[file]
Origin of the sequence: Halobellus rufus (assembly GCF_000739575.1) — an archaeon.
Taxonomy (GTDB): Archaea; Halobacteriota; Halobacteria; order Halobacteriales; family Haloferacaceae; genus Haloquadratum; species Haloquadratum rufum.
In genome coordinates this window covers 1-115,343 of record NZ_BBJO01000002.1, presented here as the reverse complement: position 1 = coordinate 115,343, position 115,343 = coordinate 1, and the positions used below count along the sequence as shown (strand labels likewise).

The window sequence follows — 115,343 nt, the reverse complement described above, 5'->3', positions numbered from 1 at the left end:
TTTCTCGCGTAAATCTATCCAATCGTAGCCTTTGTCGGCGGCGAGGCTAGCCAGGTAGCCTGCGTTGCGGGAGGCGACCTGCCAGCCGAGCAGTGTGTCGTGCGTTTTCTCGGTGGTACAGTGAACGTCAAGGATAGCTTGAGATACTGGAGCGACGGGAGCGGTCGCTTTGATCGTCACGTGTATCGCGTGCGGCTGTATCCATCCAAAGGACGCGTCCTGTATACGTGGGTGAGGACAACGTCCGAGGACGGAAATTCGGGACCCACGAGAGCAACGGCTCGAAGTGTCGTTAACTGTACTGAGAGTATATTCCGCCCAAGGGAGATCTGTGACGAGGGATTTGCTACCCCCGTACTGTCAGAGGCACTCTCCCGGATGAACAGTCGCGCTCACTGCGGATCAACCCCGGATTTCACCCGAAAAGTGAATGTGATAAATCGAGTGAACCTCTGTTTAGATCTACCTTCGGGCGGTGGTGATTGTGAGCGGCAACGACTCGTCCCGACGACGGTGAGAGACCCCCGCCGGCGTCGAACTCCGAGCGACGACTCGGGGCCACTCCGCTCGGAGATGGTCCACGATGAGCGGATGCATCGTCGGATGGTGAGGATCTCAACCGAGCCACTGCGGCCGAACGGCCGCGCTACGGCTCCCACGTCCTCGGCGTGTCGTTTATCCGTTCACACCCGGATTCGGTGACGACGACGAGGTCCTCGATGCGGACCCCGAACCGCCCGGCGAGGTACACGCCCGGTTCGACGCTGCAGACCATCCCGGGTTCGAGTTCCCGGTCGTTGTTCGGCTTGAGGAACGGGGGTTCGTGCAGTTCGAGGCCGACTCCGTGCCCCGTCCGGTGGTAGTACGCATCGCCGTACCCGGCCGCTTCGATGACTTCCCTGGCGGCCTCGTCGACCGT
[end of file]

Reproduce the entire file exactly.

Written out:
Origin of the sequence: Halobellus rufus (assembly GCF_000739575.1) — an archaeon.
Taxonomy (GTDB): Archaea; Halobacteriota; Halobacteria; order Halobacteriales; family Haloferacaceae; genus Haloquadratum; species Haloquadratum rufum.
In genome coordinates this window covers 1-115,343 of record NZ_BBJO01000002.1, presented here as the reverse complement: position 1 = coordinate 115,343, position 115,343 = coordinate 1, and the positions used below count along the sequence as shown (strand labels likewise).

The window sequence follows — 115,343 nt, the reverse complement described above, 5'->3', positions numbered from 1 at the left end:
TTTCTCGCGTAAATCTATCCAATCGTAGCCTTTGTCGGCGGCGAGGCTAGCCAGGTAGCCTGCGTTGCGGGAGGCGACCTGCCAGCCGAGCAGTGTGTCGTGCGTTTTCTCGGTGGTACAGTGAACGTCAAGGATAGCTTGAGATACTGGAGCGACGGGAGCGGTCGCTTTGATCGTCACGTGTATCGCGTGCGGCTGTATCCATCCAAAGGACGCGTCCTGTATACGTGGGTGAGGACAACGTCCGAGGACGGAAATTCGGGACCCACGAGAGCAACGGCTCGAAGTGTCGTTAACTGTACTGAGAGTATATTCCGCCCAAGGGAGATCTGTGACGAGGGATTTGCTACCCCCGTACTGTCAGAGGCACTCTCCCGGATGAACAGTCGCGCTCACTGCGGATCAACCCCGGATTTCACCCGAAAAGTGAATGTGATAAATCGAGTGAACCTCTGTTTAGATCTACCTTCGGGCGGTGGTGATTGTGAGCGGCAACGACTCGTCCCGACGACGGTGAGAGACCCCCGCCGGCGTCGAACTCCGAGCGACGACTCGGGGCCACTCCGCTCGGAGATGGTCCACGATGAGCGGATGCATCGTCGGATGGTGAGGATCTCAACCGAGCCACTGCGGCCGAACGGCCGCGCTACGGCTCCCACGTCCTCGGCGTGTCGTTTATCCGTTCACACCCGGATTCGGTGACGACGACGAGGTCCTCGATGCGGACCCCGAACCGCCCGGCGAGGTACACGCCCGGTTCGACGCTGCAGACCATCCCGGGTTCGAGTTCCCGGTCGTTGTTCGGCTTGAGGAACGGGGGTTCGTGCAGTTCGAGGCCGACTCCGTGCCCCGTCCGGTGGTAGTACGCATCGCCGTACCCGGCCGCTTCGATGACTTCCCTGGCGGCCTCGTCGACCGT